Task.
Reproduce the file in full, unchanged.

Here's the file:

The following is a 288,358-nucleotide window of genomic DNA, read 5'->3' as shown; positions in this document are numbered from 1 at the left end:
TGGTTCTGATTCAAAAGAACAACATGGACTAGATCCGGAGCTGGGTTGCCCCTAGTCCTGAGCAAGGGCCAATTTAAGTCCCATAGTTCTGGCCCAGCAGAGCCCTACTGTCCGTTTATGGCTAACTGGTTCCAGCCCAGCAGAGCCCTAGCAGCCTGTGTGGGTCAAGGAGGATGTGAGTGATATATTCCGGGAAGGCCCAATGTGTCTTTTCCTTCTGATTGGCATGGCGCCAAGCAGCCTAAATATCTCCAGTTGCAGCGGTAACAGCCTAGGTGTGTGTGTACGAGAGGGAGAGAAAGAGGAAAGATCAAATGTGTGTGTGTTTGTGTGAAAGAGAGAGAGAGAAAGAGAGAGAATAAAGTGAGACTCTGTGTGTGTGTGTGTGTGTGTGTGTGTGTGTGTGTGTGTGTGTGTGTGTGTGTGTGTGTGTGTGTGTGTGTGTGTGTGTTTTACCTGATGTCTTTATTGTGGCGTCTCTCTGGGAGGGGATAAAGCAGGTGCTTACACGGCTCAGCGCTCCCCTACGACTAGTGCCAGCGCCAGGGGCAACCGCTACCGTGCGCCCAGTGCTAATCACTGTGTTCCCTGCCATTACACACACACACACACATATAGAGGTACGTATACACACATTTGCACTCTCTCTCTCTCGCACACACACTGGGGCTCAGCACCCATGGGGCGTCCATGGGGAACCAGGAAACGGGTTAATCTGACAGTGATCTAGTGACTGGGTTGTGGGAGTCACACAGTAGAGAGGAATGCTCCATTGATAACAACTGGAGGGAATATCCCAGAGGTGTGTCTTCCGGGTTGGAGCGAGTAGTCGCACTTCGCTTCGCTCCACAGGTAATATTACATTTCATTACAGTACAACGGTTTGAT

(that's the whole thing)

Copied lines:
The following is a 288,358-nucleotide window of genomic DNA, read 5'->3' as shown; positions in this document are numbered from 1 at the left end:
TGGTTCTGATTCAAAAGAACAACATGGACTAGATCCGGAGCTGGGTTGCCCCTAGTCCTGAGCAAGGGCCAATTTAAGTCCCATAGTTCTGGCCCAGCAGAGCCCTACTGTCCGTTTATGGCTAACTGGTTCCAGCCCAGCAGAGCCCTAGCAGCCTGTGTGGGTCAAGGAGGATGTGAGTGATATATTCCGGGAAGGCCCAATGTGTCTTTTCCTTCTGATTGGCATGGCGCCAAGCAGCCTAAATATCTCCAGTTGCAGCGGTAACAGCCTAGGTGTGTGTGTACGAGAGGGAGAGAAAGAGGAAAGATCAAATGTGTGTGTGTTTGTGTGAAAGAGAGAGAGAGAAAGAGAGAGAATAAAGTGAGACTCTGTGTGTGTGTGTGTGTGTGTGTGTGTGTGTGTGTGTGTGTGTGTGTGTGTGTGTGTGTGTGTGTGTGTGTGTGTGTGTTTTACCTGATGTCTTTATTGTGGCGTCTCTCTGGGAGGGGATAAAGCAGGTGCTTACACGGCTCAGCGCTCCCCTACGACTAGTGCCAGCGCCAGGGGCAACCGCTACCGTGCGCCCAGTGCTAATCACTGTGTTCCCTGCCATTACACACACACACACACATATAGAGGTACGTATACACACATTTGCACTCTCTCTCTCTCGCACACACACTGGGGCTCAGCACCCATGGGGCGTCCATGGGGAACCAGGAAACGGGTTAATCTGACAGTGATCTAGTGACTGGGTTGTGGGAGTCACACAGTAGAGAGGAATGCTCCATTGATAACAACTGGAGGGAATATCCCAGAGGTGTGTCTTCCGGGTTGGAGCGAGTAGTCGCACTTCGCTTCGCTCCACAGGTAATATTACATTTCATTACAGTACAACGGTTTGAT